The Malta Independent 5 December 2023, Tuesday
View E-Paper

TMID Editorial: It’s true – ‘Xebbajtuna’

Wednesday, 24 May 2023, 09:05 Last update: about 7 months ago

On Saturday, a number of organisations and individuals will be holding a protest in Valletta.

The activists will be calling for urgent changes in planning policies, in the way the authorities responsible for the environment and planning are operating, and in the country’s economic model. It is a protest that covers a wide-ranging spectrum of subjects under one umbrella – the need to have better control.


The protest is aptly named “Xebbajtuna” – because, yes, most people are fed up.

We have said it many times, and we repeat it again here, that the construction industry is an important part of the country’s economy. But the way it has been allowed to “take over” at the expense of the environment and the community at large is not the way things should have been done.

We remind our readers of a now famous quote that the former president of the Malta Developers Association, Sandro Chetcuti, had said in 2015. “Make hay while the sun shines,” he had told MDA members. And, oh boy, how they took it literally.

Malta has become a concrete jungle in the last decade or so. With a government that has pushed for economic growth via a population growth – the number of people living in our country has roughly increased by 100,000, mostly foreigners who come here to work – it has meant a need for their accommodation.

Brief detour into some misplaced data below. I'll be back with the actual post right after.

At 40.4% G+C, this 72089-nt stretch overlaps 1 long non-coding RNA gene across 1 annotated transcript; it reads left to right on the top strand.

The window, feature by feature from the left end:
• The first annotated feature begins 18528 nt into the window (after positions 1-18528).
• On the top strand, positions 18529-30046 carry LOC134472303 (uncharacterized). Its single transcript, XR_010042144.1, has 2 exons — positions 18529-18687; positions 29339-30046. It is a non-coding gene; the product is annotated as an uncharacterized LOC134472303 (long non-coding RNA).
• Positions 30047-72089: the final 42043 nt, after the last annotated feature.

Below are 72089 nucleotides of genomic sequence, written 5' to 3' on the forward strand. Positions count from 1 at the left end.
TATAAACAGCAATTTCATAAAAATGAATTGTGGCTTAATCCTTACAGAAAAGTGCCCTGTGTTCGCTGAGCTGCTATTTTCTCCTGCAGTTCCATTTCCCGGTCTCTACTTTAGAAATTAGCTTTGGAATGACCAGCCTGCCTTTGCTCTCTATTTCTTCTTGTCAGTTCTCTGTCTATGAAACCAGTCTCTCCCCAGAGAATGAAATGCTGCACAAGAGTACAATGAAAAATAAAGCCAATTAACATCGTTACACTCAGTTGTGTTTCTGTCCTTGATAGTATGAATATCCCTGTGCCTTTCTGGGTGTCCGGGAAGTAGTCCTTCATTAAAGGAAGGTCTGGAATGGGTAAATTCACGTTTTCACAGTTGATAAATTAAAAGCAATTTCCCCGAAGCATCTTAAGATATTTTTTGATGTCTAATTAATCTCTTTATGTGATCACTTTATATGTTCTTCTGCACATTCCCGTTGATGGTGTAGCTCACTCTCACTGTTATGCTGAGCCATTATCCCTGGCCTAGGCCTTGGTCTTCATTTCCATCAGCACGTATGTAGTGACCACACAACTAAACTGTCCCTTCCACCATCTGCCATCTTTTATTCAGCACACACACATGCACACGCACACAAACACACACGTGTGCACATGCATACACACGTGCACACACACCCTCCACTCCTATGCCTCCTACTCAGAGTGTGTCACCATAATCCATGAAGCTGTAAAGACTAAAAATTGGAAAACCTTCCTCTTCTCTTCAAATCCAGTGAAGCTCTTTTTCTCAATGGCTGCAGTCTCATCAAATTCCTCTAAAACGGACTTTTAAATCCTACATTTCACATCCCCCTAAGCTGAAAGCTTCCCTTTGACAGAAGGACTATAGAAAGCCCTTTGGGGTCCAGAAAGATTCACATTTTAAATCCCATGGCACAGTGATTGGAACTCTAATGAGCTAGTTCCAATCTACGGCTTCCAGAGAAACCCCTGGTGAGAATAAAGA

But this has also meant the pulling down of so many houses to be replaced by blocks of apartments, some of them architecturally hideous. Since the country’s footprint has not grown, we have moved upwards, with buildings climbing higher and higher, changing the skyline forever. But this has not stopped developers from taking up, or planning to take up, more of the few open spaces that remain within the development zones.

It is ironic to think that, while all this is happening, the government has set up another agency to oversee the creation of open, public spaces. While, on the one hand, we are destroying what there is, we are then embarking on projects to create what there isn’t.

In a recent interview with The Malta Independent on Sunday, the president of Din l-Art Helwa – one of the organisations behind Saturday’s protest – said that the Planning Authority is not really an entity involved in “planning”. It is an entity which is focused on “processing applications”, Professor Alex Torpiano, who is also the Dean of the Faculty for the Built Environment at the University of Malta, said.

The current process, he added, is that when someone files an application for development, the proposal would be assessed for approval on the basis of the interpretation of policies that are already in place, even if possibly outdated. But, he said, “that's not really spatial planning, but is simply the processing of applications according to a set of rules, mostly past their sell-by date, without looking at the overall picture.”

What is even worse is that we have a system that allows development to take place even when appeals are still to be decided. This means that we have situations in which projects are completed… and then a court decides that the permit should not have been given.

This is not to mention the disruption, pollution and inconvenience that all this “development” is creating.

So the organisers could not have chosen a better slogan for Saturday’s protest.  

  • don't miss